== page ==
While the State of Oklahoma has taken a lead role in a response effort after Monday’s tornado, the federal government and FEMA are now also stepping in to help.
Should FEMA require assistance, that assistance would come from right here in San Antonio.
Fort Sam Houston is headquarters for the United States Army North and its response effort.
Whether it was the chemical explosion in West, Texas, or Mother Nature’s fury in Moore, Okla., the federal government has been asked to assist.
The government’s role was redefined during disasters in 2005.
"We took a lot of lessons learned from Katrina,” said Major Gen. Perry Wiggins, deputy commander general for United States Army North.
According to Wiggins, the government is much better prepared almost eight years later.
"We've instituted some things that made us a better response mechanism for the people and for disasters,” said Wiggins.
For now, U.S. Army North is on standby, but constantly preparing for the next big disaster.
On Wednesday, the command center at Fort Sam Houston was busy holding a simulation, responding to a scenario of two land-falling hurricanes and the damage left behind.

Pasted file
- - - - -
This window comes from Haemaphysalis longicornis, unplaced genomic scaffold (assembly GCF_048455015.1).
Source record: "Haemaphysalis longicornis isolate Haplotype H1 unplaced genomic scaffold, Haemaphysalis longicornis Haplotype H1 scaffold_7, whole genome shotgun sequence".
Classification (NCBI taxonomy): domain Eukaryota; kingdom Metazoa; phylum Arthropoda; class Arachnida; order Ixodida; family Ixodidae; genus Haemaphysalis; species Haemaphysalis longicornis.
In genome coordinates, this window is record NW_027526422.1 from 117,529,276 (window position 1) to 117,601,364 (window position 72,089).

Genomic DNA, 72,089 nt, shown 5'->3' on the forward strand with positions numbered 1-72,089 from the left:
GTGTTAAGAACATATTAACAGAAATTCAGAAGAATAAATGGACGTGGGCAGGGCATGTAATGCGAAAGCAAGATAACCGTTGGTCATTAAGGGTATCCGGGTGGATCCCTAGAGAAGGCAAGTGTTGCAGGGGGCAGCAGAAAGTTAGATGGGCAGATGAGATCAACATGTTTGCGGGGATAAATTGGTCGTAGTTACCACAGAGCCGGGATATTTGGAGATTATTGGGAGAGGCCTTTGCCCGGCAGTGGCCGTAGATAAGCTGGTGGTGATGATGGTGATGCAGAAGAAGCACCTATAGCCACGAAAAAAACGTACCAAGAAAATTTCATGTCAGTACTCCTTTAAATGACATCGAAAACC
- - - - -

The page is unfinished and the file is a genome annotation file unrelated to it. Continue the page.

"There's always some new twist and that’s why this exercise is important,” said Col. Lawrence Madkins, director of operations of plans and training for the exercises.
Exercises, like this one, are held on a regular basis and taken very seriously.
"The citizens of America deserve the best we can offer and that’s what we do,” said Madkins.
As part of the drill, U.S. Army North also readies state-of-the-art equipment that would be used in the event of a disaster.
The Super Sentinel is a mobile command center based at Fort Sam Houston.
It is one of only two in the country and is an important tool used for communicating during a disaster.
Meanwhile, U.S. Army North will be watching the response in Oklahoma very closely.
"We're standing by to support whenever they need and whatever they need,” said Wiggins.